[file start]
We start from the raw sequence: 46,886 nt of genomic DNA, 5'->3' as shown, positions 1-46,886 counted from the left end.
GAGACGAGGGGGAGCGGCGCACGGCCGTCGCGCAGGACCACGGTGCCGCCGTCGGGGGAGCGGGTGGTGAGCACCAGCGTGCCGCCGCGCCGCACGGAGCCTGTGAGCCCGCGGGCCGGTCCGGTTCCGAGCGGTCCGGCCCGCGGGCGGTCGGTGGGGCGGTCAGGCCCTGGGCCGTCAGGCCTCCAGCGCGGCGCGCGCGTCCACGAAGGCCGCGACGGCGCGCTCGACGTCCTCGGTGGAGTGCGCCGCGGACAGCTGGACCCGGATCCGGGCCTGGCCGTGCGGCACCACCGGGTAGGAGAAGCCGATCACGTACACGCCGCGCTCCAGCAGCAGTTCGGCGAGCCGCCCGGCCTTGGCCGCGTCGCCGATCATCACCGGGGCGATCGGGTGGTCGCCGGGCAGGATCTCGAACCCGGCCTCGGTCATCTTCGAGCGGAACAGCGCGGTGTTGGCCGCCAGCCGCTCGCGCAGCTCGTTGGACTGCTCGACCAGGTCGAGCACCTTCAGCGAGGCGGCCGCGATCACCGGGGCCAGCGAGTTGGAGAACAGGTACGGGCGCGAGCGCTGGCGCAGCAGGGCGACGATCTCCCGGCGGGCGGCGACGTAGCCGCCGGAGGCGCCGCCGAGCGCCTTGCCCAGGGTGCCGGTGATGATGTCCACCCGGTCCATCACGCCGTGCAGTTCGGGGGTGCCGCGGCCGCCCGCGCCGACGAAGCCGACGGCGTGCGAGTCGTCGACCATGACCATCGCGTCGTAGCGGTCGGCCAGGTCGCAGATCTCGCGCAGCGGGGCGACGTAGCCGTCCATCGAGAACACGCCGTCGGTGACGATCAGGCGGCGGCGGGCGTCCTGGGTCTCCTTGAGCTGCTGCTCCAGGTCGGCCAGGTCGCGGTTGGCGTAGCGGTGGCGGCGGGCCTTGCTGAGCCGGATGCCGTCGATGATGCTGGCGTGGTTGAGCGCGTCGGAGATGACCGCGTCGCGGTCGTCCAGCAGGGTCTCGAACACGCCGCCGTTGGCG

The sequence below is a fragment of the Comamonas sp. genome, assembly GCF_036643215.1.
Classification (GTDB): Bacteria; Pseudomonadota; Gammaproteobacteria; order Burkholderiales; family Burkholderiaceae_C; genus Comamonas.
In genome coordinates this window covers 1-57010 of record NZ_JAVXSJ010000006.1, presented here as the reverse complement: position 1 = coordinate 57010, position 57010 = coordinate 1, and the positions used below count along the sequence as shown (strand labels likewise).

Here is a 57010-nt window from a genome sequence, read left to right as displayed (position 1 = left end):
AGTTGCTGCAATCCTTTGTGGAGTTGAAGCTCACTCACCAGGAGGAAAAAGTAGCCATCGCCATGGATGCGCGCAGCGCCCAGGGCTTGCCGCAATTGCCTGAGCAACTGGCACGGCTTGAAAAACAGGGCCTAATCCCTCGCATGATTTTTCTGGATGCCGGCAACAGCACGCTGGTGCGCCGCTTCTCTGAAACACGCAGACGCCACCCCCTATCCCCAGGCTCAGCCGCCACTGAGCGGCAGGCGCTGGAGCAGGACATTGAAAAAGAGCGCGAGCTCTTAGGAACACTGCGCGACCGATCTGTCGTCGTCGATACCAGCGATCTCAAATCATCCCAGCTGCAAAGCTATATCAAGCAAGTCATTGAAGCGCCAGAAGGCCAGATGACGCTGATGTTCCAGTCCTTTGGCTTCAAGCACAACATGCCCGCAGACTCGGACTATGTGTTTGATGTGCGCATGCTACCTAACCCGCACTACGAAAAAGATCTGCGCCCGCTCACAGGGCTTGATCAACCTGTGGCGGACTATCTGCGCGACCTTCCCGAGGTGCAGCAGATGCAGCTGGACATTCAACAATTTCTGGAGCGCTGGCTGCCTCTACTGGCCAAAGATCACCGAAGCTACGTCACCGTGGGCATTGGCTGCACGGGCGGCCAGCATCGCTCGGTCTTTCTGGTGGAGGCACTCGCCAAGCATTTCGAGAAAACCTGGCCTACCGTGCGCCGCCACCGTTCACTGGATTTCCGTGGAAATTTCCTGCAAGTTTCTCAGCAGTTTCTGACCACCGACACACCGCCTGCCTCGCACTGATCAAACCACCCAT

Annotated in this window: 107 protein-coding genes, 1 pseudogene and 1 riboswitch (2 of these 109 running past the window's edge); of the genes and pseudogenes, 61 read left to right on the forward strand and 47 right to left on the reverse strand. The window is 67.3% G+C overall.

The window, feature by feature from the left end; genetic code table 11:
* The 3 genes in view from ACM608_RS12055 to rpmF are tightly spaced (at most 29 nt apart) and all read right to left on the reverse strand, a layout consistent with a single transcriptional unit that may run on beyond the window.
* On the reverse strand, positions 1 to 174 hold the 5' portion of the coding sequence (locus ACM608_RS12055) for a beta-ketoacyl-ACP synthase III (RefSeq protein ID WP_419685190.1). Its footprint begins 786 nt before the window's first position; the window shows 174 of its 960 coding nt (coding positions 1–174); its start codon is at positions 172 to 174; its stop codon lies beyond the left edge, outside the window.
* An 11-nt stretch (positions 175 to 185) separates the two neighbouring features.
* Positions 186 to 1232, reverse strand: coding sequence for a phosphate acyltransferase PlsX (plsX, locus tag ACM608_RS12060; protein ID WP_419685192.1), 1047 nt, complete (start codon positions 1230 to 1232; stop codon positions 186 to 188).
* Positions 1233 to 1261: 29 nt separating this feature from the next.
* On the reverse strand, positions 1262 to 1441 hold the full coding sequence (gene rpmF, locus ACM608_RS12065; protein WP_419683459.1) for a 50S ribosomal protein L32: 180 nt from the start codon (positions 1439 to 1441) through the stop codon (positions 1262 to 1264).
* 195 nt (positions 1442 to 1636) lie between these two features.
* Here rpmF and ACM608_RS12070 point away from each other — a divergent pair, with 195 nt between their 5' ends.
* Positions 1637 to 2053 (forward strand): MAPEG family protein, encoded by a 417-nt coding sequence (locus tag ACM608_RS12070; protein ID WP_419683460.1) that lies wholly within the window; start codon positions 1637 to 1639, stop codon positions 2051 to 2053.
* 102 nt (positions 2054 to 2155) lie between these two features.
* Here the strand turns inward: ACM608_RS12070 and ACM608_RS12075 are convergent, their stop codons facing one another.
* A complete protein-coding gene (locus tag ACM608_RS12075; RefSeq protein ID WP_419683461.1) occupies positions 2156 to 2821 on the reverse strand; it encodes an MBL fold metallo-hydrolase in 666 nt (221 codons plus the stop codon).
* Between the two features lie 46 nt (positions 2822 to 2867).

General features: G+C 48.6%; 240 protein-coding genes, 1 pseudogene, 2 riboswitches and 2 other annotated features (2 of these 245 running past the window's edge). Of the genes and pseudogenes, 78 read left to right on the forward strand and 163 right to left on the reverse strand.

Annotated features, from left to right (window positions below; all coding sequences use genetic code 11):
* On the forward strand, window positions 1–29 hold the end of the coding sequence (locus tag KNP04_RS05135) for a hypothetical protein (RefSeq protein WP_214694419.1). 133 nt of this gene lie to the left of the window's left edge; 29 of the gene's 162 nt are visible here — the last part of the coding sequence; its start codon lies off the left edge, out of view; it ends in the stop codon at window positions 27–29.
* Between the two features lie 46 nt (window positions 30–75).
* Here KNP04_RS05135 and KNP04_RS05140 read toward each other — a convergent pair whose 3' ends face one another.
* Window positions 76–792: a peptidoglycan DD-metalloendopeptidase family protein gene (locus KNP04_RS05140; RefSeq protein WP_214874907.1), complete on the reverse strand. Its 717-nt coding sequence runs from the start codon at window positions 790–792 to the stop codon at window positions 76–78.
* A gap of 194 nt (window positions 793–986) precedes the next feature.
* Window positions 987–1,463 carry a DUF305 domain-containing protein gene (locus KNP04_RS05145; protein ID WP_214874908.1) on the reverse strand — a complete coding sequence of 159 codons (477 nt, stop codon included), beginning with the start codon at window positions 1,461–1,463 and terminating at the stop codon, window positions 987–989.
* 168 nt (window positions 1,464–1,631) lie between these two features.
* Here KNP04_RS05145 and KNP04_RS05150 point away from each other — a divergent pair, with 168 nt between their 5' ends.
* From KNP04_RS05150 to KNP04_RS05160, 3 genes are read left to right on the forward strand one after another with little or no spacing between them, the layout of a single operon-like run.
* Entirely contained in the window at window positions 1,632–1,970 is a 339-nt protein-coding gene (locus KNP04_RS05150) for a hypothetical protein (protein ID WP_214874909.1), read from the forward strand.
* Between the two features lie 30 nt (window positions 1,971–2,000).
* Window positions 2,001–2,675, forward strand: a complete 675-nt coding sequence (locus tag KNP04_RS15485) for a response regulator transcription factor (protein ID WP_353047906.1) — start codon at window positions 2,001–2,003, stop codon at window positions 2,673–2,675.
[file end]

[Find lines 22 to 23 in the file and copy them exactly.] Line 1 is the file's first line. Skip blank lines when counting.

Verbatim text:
* Between the two features lie 46 nt (positions 2822 to 2867).

General features: G+C 48.6%; 240 protein-coding genes, 1 pseudogene, 2 riboswitches and 2 other annotated features (2 of these 245 running past the window's edge). Of the genes and pseudogenes, 78 read left to right on the forward strand and 163 right to left on the reverse strand.